2.2. Culture Condition under SSF

The fungus was inoculated ( conidia/mL) on SSF medium, composed by 2 g of different agro-industrial residues plus 4 mL of sterile distilled water. After the incubation period, the cultures were added of 50 mL of distilled water, maintained on ice and agitated for 30 min, after that, the extract fluid was separated from the solid residues as described in Section 2.1, and the filtrate was the source of crude extracellular polygalacturonase.

2.3. Enzymatic Assays and Protein Determination

Polygalacturonase activity was assayed according to Miller [14]. The enzymatic assays were carried out with 50 μL of enzyme and 1.0% polygalacturonic acid sodium salt from Sigma-Aldrich in 100 mM acetate buffer pH 4.0, as substrate. The reactions occurred at 60°C, for 5 min. A unit was defined as the amount of enzyme that releases 1 μmol of reducing sugar per min under the assay conditions. Protein was assayed according to Lowry et al. [15], using bovine serum albumin as the standard. Total activity and total protein represent U/mL or mg/mL multiplied by total volume of culture filtrate.

2.4. Reproducibility of the Results

All data are the mean of at least three independent experiments showing consistent results.

3. Results

3.1. Time-Course of Polygalacturonase Production

Regarding the nutritional composition of the culture medium, an experiment was carried out according to Cereia et al. [16]. A. niveus was preliminarily grown on a variety of liquid media (Table 1). Among them, Czapeck medium was the best inducer for the PG production.

tab1
Table 1: Effect of liquid media on growth and PG activity of A. niveus.

Then, the time-course of PG production was followed only with Czapeck medium added of 1% citrus pectin Sigma-Aldrich (w/v). The incubation occurred without agitation, up to 9 days, at 40°C, or under agitation for up to 5 days, at 40°C. Maximum growth occurred after four days without agitation (Figure 1(a)) and the PG production occurred after five days (Figure 1(b)).

fig1
Figure 1: Time course of A. niveus cultivation. (a) Growth, (b) PG production, (■) static condition, (●) agitation condition.
3.2. Effect of Carbon Sources on Growth and Enzymatic Production on SbmF and SSF

The effect of the carbon sources on SbmF was studied by supplementing the Czapeck medium with 28 carbohydrates and/or agro-industrial wastes (Table 2). The cultures were incubated under agitation for 5 days and the fungal growth was expressed as total protein. The best source for PG production activity was orange peel, which was 21-fold higher than the basal activity in medium supplemented by glucose. Another agro-industrial residue tested was passion fruit peel, which resulted in PG levels 19-fold higher than the one in glucose-medium. Furthermore, lemon peel, apple peel, gum guar, commercial mate herb (Illex paraguariensis), and corncob were also tested and contributed to produce high PG activity from A. niveus. Sigma-Aldrich, CPKelco 8003, and Vetec citrus pectins led to about 19-fold increase in PG activity in relation to that attained on glucose-containing media. Pectins from different origins induced lower PG levels as well as polypectate acid salt sodium and monogalacturonic acid that were poor inducers.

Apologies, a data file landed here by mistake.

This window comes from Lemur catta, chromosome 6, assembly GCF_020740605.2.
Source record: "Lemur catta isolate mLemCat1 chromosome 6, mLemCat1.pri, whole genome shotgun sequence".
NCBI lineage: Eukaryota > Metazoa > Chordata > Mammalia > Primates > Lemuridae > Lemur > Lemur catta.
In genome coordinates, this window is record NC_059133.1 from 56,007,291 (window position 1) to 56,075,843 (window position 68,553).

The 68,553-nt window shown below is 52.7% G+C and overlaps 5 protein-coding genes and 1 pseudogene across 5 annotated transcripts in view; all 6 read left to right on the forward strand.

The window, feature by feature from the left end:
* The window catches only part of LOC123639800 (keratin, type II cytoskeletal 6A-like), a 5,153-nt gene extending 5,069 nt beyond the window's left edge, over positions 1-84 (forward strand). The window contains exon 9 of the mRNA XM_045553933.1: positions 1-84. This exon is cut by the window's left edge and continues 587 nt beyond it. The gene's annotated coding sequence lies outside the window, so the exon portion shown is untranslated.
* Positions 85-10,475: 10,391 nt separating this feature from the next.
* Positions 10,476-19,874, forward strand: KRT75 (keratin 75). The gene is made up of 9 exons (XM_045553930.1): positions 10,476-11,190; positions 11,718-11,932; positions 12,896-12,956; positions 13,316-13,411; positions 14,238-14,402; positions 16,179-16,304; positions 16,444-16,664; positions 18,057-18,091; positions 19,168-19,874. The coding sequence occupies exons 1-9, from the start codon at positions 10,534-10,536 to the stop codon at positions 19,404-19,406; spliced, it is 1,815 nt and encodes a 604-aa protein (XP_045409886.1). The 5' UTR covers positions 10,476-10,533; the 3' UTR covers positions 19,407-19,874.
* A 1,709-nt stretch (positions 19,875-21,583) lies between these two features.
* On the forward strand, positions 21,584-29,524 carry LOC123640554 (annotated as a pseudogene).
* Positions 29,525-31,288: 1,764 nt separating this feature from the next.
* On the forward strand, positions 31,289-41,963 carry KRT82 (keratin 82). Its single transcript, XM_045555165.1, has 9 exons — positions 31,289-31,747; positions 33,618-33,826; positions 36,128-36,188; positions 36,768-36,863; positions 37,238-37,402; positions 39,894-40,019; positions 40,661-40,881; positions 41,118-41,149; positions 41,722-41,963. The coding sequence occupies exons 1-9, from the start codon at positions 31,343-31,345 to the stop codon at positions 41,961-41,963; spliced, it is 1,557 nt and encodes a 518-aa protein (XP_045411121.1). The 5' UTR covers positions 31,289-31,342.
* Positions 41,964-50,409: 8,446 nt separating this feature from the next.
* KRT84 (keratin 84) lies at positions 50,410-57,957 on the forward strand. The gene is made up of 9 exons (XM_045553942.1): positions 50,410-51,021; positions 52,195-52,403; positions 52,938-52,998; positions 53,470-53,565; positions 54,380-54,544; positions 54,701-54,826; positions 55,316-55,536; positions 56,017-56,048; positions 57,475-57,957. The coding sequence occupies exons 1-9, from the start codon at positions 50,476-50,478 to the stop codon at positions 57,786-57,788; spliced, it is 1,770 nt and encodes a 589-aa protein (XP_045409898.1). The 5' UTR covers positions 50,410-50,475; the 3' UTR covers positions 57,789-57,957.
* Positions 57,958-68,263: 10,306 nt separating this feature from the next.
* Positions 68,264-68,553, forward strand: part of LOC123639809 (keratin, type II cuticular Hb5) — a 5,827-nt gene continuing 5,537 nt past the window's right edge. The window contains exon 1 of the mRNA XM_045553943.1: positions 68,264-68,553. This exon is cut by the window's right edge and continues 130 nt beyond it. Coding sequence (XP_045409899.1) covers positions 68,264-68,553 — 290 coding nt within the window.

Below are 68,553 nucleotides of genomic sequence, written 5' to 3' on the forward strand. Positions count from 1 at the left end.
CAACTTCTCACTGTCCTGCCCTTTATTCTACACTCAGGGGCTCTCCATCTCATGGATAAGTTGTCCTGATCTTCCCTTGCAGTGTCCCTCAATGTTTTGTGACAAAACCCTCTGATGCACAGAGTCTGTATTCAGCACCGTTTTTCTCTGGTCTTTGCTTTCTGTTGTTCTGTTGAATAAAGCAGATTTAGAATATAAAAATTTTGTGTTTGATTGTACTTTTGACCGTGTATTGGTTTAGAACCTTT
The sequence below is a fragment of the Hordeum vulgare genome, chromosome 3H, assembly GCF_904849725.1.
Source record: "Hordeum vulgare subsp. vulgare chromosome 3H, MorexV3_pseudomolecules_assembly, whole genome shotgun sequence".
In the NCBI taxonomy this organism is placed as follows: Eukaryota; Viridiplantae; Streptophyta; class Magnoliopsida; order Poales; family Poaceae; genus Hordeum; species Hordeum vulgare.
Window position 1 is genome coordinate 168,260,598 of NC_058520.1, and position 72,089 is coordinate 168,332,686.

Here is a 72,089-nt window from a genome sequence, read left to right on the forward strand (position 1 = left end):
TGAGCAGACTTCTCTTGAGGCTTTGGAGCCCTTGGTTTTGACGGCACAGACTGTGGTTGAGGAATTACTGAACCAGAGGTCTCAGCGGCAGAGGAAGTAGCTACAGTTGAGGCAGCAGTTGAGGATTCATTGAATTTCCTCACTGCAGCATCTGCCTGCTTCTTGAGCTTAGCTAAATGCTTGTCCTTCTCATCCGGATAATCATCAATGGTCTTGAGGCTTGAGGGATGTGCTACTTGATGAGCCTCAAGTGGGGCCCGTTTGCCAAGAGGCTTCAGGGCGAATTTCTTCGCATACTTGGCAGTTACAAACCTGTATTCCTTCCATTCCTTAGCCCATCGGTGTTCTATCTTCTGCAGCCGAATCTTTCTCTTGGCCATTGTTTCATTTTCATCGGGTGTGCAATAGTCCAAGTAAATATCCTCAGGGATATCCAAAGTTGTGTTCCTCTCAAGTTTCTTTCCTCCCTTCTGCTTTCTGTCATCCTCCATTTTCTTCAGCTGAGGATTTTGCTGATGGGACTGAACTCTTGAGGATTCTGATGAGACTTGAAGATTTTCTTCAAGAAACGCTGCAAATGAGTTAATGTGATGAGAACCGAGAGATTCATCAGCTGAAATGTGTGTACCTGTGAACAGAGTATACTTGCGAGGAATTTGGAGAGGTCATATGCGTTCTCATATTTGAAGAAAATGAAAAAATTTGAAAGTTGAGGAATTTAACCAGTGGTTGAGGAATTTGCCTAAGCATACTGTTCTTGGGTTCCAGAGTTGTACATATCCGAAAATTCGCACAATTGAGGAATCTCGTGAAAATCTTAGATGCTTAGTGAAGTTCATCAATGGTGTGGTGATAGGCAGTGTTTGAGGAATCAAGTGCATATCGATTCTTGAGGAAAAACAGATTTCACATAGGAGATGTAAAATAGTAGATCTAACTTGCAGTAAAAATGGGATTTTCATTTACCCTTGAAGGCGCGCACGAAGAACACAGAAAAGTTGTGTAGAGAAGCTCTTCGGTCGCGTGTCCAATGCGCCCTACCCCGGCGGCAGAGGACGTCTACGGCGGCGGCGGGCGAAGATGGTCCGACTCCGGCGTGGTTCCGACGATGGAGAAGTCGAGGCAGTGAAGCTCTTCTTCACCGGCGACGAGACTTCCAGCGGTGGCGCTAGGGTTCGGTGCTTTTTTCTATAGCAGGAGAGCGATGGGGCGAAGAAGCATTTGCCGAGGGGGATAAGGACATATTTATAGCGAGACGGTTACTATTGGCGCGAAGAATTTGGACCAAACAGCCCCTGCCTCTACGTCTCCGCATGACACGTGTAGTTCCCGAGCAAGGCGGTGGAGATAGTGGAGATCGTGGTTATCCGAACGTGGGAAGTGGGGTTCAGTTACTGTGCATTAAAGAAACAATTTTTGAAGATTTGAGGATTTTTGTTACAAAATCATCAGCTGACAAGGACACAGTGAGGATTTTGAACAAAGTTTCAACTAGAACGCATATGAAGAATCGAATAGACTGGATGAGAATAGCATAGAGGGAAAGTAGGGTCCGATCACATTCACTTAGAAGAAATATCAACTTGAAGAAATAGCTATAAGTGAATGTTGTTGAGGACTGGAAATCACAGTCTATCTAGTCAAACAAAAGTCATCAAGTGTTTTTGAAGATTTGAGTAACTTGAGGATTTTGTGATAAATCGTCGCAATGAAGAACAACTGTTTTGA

tab2
Table 2: Effect of different carbon sources on the production of PG from A. niveus under SbmF.

Polygalacturonase production on SSF was studied by incubating the fungus with 8 different agro-industrial residues (Table 3) for 7 days. Under this condition, lemon peel was the best inducer of PG activity. Besides, passion fruit peel was an interesting inducer showing the second best level. The other residues tested showed about half of the activity of the carbon sources previously mentioned.

tab3
Table 3: Effect of different carbon sources on the production of PG from A. niveus under SSF.
3.3. Biochemical Characterization of Polygalacturonase Activity

The enzyme used to biochemical characterization was the extracellular PG produced in medium supplemented with Sigma-Aldrich citrus pectin, because it showed elevated activity and few contaminants. The optima of temperature and pH were 55°C and the pH range of 3.0–4.5 (Figures 2(a) and 2(b)). The enzyme retained 91% of the activity after 90 min at 60°C; higher temperatures severely inactivated the enzyme (Figure 2(c)). PG activity remained stable after 24 h at 4–6°C at the pH range of 3.0–5.0, with a decrease of 15% at pH 5.5 and 91% at pH 8.0 (Figure 2(d)).

fig2
Figure 2: Biochemical characterization of the PGs produced by A. niveus. (a) Effect of the temperature; (b) pH influence, (c) thermal stability, (d) pH stability, (■) 60°C; (●) 65°C; (▲) 70°C.

The effect of different salts and EDTA (1 and 10 mM, final concentration) on PG activity is shown in Table 4. EDTA and Mn2+ generated a slight increase in the enzymatic activity. However, 10 mM Hg2+, Ba2+, and Cu2+ inhibited 96, 61, and 52% of the PG activity, respectively.